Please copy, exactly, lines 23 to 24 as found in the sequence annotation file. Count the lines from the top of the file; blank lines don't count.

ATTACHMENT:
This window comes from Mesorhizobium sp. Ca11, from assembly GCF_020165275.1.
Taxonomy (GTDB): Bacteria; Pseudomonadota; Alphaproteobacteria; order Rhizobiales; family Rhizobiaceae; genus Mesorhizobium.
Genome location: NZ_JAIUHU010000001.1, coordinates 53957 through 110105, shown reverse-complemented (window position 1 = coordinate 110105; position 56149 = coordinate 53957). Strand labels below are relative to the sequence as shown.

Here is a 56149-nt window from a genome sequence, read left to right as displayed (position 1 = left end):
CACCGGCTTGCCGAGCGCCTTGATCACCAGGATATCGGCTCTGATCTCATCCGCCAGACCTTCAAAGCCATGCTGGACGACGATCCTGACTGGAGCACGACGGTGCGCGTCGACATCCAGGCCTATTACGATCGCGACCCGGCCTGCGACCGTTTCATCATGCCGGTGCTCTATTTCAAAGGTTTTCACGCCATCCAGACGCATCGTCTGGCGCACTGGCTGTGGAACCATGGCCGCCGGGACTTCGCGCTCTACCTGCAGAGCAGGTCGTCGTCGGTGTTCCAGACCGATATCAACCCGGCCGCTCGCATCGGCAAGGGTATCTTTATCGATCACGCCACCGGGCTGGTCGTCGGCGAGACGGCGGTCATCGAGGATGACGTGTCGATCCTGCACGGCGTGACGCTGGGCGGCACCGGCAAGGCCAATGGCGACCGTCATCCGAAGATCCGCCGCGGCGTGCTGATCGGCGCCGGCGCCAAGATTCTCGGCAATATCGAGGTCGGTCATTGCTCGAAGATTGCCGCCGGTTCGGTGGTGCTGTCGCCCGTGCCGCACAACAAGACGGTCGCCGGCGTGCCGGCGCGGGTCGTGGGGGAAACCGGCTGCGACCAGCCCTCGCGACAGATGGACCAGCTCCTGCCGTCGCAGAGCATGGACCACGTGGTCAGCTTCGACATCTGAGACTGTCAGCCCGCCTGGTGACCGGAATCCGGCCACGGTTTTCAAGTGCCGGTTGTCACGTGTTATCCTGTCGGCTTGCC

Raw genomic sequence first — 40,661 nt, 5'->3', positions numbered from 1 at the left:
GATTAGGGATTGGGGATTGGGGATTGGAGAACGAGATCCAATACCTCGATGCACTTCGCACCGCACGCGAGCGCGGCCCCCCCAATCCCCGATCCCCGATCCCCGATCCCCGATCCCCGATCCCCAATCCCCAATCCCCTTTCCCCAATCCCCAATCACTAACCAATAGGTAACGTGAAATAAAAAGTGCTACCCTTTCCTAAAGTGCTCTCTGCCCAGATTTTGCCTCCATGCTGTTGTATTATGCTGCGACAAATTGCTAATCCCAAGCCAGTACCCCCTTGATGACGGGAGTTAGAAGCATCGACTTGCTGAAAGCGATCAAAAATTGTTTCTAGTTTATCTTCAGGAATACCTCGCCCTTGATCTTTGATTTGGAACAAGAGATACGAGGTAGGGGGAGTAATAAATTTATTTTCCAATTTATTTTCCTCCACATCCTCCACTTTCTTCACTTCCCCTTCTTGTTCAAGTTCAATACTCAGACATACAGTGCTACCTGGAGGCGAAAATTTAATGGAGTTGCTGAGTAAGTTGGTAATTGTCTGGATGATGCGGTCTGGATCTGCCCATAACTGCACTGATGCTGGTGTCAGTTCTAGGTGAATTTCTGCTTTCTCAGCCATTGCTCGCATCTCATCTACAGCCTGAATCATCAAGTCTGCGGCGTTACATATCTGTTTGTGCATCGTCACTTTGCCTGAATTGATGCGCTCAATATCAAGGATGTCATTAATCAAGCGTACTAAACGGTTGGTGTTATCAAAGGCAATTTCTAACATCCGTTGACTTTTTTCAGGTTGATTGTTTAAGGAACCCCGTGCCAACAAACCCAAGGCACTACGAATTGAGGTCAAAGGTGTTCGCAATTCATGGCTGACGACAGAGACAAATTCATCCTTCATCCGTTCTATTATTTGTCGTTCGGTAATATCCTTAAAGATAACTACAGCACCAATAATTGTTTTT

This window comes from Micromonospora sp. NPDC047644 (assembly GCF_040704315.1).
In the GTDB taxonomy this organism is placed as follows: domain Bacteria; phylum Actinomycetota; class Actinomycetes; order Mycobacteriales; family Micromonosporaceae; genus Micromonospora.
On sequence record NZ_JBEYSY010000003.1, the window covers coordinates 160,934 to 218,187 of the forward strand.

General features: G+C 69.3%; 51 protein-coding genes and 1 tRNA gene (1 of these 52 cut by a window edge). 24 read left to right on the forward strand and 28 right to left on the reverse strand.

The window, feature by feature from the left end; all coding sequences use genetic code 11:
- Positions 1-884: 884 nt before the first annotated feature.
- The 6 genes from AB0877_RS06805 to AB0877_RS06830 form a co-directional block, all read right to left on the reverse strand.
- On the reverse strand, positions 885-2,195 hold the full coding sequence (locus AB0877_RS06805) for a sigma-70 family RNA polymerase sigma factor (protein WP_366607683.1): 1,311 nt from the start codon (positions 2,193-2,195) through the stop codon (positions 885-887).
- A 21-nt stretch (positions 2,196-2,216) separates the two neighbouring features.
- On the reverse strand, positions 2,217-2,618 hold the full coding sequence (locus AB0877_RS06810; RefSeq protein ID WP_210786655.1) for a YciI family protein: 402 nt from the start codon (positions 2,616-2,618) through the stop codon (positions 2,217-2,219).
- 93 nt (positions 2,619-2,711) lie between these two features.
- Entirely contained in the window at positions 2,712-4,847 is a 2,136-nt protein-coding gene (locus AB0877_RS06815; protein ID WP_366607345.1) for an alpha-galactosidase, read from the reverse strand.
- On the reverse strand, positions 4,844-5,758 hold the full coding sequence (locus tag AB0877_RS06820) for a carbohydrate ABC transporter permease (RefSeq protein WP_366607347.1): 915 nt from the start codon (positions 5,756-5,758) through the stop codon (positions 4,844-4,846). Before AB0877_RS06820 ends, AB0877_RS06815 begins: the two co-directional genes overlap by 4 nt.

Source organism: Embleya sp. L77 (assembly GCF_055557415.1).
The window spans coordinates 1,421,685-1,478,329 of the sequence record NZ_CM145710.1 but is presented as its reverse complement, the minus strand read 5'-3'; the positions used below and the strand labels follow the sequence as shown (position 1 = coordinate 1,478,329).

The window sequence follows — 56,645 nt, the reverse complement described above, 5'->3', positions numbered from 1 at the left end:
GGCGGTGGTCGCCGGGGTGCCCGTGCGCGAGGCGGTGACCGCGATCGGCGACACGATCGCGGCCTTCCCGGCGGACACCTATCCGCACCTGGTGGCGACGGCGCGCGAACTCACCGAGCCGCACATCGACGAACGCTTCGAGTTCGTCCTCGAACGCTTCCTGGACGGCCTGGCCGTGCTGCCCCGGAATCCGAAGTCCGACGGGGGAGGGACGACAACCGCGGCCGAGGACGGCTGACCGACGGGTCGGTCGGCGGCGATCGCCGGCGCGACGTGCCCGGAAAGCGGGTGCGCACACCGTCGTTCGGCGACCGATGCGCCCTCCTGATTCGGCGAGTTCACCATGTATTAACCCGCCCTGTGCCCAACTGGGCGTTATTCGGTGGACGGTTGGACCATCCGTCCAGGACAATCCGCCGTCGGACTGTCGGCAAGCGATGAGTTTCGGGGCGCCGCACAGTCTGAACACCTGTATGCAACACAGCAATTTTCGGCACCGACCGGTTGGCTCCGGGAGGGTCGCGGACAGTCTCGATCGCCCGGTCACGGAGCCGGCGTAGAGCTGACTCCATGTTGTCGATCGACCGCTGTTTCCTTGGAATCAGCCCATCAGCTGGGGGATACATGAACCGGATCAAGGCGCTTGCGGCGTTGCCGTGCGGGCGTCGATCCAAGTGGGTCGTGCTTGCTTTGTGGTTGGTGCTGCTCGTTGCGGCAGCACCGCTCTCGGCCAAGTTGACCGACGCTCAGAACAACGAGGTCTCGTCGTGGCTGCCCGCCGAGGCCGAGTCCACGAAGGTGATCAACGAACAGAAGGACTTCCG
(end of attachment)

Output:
The window sequence follows — 56,645 nt, the reverse complement described above, 5'->3', positions numbered from 1 at the left end:
GGCGGTGGTCGCCGGGGTGCCCGTGCGCGAGGCGGTGACCGCGATCGGCGACACGATCGCGGCCTTCCCGGCGGACACCTATCCGCACCTGGTGGCGACGGCGCGCGAACTCACCGAGCCGCACATCGACGAACGCTTCGAGTTCGTCCTCGAACGCTTCCTGGACGGCCTGGCCGTGCTGCCCCGGAATCCGAAGTCCGACGGGGGAGGGACGACAACCGCGGCCGAGGACGGCTGACCGACGGGTCGGTCGGCGGCGATCGCCGGCGCGACGTGCCCGGAAAGCGGGTGCGCACACCGTCGTTCGGCGACCGATGCGCCCTCCTGATTCGGCGAGTTCACCATGTATTAACCCGCCCTGTGCCCAACTGGGCGTTATTCGGTGGACGGTTGGACCATCCGTCCAGGACAATCCGCCGTCGGACTGTCGGCAAGCGATGAGTTTCGGGGCGCCGCACAGTCTGAACACCTGTATGCAACACAGCAATTTTCGGCACCGACCGGTTGGCTCCGGGAGGGTCGCGGACAGTCTCGATCGCCCGGTCACGGAGCCGGCGTAGAGCTGACTCCATGTTGTCGATCGACCGCTGTTTCCTTGGAATCAGCCCATCAGCTGGGGGATACATGAACCGGATCAAGGCGCTTGCGGCGTTGCCGTGCGGGCGTCGATCCAAGTGGGTCGTGCTTGCTTTGTGGTTGGTGCTGCTCGTTGCGGCAGCACCGCTCTCGGCCAAGTTGACCGACGCTCAGAACAACGAGGTCTCGTCGTGGCTGCCCGCCGAGGCCGAGTCCACGAAGGTGATCAACGAACAGAAGGACTTCCG